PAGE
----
Forging ahead with its 5G plans and securing its leading position for 5G deployments — despite hardware bans in multiple countries — Huawei recently announced a collection of new chips and devices designed to make strong use of the next-generation cellular standard, notably including data speeds that may surpass competing products from rivals.
For consumers, the biggest news may be a foldable 5G smartphone, but powerful new 5G base stations and the chips powering them are also intriguing.
On the consumer side, Huawei unveiled a multi-mode 5G modem called the Balong 5000, a tiny chip capable of working on 2G, 3G, 4G, and 5G networks — like Qualcomm’s latest 5G modems, on both millimeter wave and sub-6GHz frequencies.
Huawei says that Balong 5000 hits peak download speeds of 6.5Gbps on millimeter wave and 4.6Gbps on sub-6GHz frequencies, making the most of the different radio signals used by current U.S. and South Korean 5G networks, as well as upcoming networks elsewhere in the world.
Balong 5000 isn’t Huawei’s first 5G modem. Last year, the company announced Balong 5G01 with a 2.3Gbps peak speed, roughly equivalent to the top data rates offered by late 4G chips. No smartphones were released or announced with Balong 5G01.
Huawei said that Balong 5000 will be paired with its midrange Kirin 980 chipset in “5G smartphones” that will be unveiled at next month’s Mobile World Congress in Barcelona, including at least one foldable 5G smartphone.
The company also expects Balong 5000 to appear in vehicle hardware and broadband devices, notably including the Huawei 5G CPE Pro, a high-speed “consumer premises equipment” model and router.
The 5G CPE Pro combines 5G cellular and Wi-Fi 6 technologies to receive and distribute high-speed data within a home or office. Huawei says that the router is capable of distributing data over Wi-Fi at speeds of up to 4.8Gbps and has achieved 5G data speeds of 3.2Gbps in live network testing.
To put that in context, it means a 1GB video can be downloaded in three seconds, and live 8K videos can stream without hiccups — assuming its network is similarly up to the task.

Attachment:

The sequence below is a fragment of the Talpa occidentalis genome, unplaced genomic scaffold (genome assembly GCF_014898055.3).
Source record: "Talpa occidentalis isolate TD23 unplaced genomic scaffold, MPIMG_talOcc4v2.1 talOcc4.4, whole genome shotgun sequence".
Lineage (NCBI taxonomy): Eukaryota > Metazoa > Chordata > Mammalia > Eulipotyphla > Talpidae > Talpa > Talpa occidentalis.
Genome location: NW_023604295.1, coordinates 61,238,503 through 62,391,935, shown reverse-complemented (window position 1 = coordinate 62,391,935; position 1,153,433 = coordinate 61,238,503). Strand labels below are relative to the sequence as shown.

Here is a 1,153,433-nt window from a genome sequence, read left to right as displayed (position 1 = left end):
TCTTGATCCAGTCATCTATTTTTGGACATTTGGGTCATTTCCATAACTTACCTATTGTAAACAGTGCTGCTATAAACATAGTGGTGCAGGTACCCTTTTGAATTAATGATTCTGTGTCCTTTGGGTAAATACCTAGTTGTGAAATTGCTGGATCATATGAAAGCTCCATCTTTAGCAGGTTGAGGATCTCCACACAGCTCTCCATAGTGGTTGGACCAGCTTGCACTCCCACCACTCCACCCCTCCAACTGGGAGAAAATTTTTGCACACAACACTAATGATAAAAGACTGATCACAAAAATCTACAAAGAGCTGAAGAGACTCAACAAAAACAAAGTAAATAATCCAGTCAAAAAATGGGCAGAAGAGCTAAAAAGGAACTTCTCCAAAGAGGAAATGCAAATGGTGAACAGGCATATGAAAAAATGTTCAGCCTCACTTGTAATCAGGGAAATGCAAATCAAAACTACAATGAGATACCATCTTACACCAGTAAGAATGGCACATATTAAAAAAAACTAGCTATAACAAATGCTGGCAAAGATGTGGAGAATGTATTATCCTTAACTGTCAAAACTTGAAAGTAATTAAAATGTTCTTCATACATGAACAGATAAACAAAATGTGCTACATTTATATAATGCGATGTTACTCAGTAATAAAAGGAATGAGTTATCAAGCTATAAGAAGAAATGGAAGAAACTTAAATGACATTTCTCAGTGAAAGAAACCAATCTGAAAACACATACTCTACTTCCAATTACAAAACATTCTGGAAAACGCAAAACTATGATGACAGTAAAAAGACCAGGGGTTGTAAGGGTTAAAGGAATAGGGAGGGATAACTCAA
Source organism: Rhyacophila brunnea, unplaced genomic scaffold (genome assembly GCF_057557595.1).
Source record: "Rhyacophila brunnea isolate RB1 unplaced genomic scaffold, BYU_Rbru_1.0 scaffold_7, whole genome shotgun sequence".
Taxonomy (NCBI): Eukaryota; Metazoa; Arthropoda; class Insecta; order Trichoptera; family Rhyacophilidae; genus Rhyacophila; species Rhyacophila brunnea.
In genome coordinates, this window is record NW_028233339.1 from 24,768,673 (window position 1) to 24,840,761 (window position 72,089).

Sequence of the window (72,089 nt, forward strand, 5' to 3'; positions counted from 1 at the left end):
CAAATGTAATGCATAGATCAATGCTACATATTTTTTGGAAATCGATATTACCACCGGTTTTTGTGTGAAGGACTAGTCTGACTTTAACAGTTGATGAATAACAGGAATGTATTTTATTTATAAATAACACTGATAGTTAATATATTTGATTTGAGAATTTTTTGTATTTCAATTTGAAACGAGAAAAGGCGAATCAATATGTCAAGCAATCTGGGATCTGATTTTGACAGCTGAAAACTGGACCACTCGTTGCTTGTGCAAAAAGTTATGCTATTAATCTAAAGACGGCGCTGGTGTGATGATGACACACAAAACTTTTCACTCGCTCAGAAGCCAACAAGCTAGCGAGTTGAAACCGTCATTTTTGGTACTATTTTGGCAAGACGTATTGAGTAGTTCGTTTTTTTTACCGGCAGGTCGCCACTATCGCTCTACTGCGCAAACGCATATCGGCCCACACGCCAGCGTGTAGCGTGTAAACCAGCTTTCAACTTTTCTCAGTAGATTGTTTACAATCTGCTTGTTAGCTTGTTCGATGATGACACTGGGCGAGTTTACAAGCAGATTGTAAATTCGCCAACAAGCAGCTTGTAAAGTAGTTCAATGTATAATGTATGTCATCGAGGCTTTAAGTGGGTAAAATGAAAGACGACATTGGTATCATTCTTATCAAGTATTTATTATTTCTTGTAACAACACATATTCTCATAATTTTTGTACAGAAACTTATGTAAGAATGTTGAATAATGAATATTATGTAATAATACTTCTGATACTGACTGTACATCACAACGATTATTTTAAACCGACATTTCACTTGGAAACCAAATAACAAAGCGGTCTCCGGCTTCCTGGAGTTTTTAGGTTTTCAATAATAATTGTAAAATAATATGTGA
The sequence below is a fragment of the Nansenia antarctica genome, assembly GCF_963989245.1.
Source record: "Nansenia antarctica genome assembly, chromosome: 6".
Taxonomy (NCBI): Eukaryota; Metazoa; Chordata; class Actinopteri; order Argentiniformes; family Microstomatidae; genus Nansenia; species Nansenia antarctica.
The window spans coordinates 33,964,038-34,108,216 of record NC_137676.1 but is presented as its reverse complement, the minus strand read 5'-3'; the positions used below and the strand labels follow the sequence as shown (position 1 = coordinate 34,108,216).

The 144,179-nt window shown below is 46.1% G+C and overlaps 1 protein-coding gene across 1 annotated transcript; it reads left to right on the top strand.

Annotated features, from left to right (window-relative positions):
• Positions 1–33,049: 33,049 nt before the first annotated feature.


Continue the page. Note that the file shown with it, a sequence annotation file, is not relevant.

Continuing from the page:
Huawei also announced Tiangang, which it described as the “world’s first core chip specifically designed for 5G base stations.” Unlike Balong 5000, which is designed primarily for use in consumer products, Tiangang will be used in the network-side devices that deliver 5G service.
The company is claiming that in addition to delivering 2.5 times the computing ability of its prior chips, Tiangang reduces power consumption by 21 percent and antenna unit sizes and weights by 50 percent and 23 percent, respectively. All of these improvements are said to make Huawei’s 5G base stations faster and easier to deploy than 4G versions.
Obviously, Huawei’s challenge is in getting customers to buy its 5G consumer and network devices, given the clouds that formed over its initiatives throughout 2018.
The company has pushed back on multiple governments’ claims that its communications products are susceptible to surveillance by the Chinese government, and it reported strong 2018 sales, in spite of the controversies. Now it is touting its rare ability to deliver end-to-end solutions that span everything from pocket-sized devices to core network solutions.
“Huawei now has industry-leading capabilities to deliver end-to-end 5G, with simplified 5G networks and simplified operations and maintenance,” said Huawei executive board director Ryan Ding. “We are leading the commercial rollout of 5G and building a mature industry ecosystem.”
Huawei said today that it has already won 30 commercial 5G contracts across the globe, shipping 25,000 5G base stations. Rival Samsung recently showed its own array of end-to-end 5G solutions at CES and is expected to officially show its first purchasable 5G smartphones either at or before Mobile World Congress next month. By comparison, Huawei’s 5G devices were conspicuously absent from CES.